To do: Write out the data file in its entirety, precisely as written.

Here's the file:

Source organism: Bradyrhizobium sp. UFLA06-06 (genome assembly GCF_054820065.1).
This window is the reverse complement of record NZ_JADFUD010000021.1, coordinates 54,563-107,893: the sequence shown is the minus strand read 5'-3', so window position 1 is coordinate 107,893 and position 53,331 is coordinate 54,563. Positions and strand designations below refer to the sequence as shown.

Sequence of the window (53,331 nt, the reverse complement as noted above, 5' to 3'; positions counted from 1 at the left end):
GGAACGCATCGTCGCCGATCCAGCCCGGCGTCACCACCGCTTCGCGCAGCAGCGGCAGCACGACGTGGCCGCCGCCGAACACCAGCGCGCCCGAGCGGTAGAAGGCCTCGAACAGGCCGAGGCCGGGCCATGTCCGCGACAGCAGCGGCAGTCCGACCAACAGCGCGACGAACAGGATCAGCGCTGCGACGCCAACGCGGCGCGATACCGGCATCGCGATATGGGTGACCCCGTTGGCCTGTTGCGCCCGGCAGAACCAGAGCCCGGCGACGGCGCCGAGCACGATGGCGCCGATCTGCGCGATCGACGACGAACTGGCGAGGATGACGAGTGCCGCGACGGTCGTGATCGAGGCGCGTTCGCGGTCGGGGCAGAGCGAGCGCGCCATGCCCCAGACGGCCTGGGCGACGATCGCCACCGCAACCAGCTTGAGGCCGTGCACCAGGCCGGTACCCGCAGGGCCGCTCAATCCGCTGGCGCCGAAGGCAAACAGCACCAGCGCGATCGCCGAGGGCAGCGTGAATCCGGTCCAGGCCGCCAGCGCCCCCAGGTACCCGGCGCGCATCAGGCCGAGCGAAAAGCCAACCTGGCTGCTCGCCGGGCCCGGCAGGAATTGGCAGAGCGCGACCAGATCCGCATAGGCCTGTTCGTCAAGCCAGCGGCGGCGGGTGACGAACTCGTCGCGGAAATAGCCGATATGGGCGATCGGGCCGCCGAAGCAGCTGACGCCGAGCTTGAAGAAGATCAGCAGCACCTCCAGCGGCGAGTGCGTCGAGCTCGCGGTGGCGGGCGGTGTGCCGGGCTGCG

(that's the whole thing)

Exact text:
Source organism: Bradyrhizobium sp. UFLA06-06 (genome assembly GCF_054820065.1).
This window is the reverse complement of record NZ_JADFUD010000021.1, coordinates 54,563-107,893: the sequence shown is the minus strand read 5'-3', so window position 1 is coordinate 107,893 and position 53,331 is coordinate 54,563. Positions and strand designations below refer to the sequence as shown.

Sequence of the window (53,331 nt, the reverse complement as noted above, 5' to 3'; positions counted from 1 at the left end):
GGAACGCATCGTCGCCGATCCAGCCCGGCGTCACCACCGCTTCGCGCAGCAGCGGCAGCACGACGTGGCCGCCGCCGAACACCAGCGCGCCCGAGCGGTAGAAGGCCTCGAACAGGCCGAGGCCGGGCCATGTCCGCGACAGCAGCGGCAGTCCGACCAACAGCGCGACGAACAGGATCAGCGCTGCGACGCCAACGCGGCGCGATACCGGCATCGCGATATGGGTGACCCCGTTGGCCTGTTGCGCCCGGCAGAACCAGAGCCCGGCGACGGCGCCGAGCACGATGGCGCCGATCTGCGCGATCGACGACGAACTGGCGAGGATGACGAGTGCCGCGACGGTCGTGATCGAGGCGCGTTCGCGGTCGGGGCAGAGCGAGCGCGCCATGCCCCAGACGGCCTGGGCGACGATCGCCACCGCAACCAGCTTGAGGCCGTGCACCAGGCCGGTACCCGCAGGGCCGCTCAATCCGCTGGCGCCGAAGGCAAACAGCACCAGCGCGATCGCCGAGGGCAGCGTGAATCCGGTCCAGGCCGCCAGCGCCCCCAGGTACCCGGCGCGCATCAGGCCGAGCGAAAAGCCAACCTGGCTGCTCGCCGGGCCCGGCAGGAATTGGCAGAGCGCGACCAGATCCGCATAGGCCTGTTCGTCAAGCCAGCGGCGGCGGGTGACGAACTCGTCGCGGAAATAGCCGATATGGGCGATCGGGCCGCCGAAGCAGCTGACGCCGAGCTTGAAGAAGATCAGCAGCACCTCCAGCGGCGAGTGCGTCGAGCTCGCGGTGGCGGGCGGTGTGCCGGGCTGCG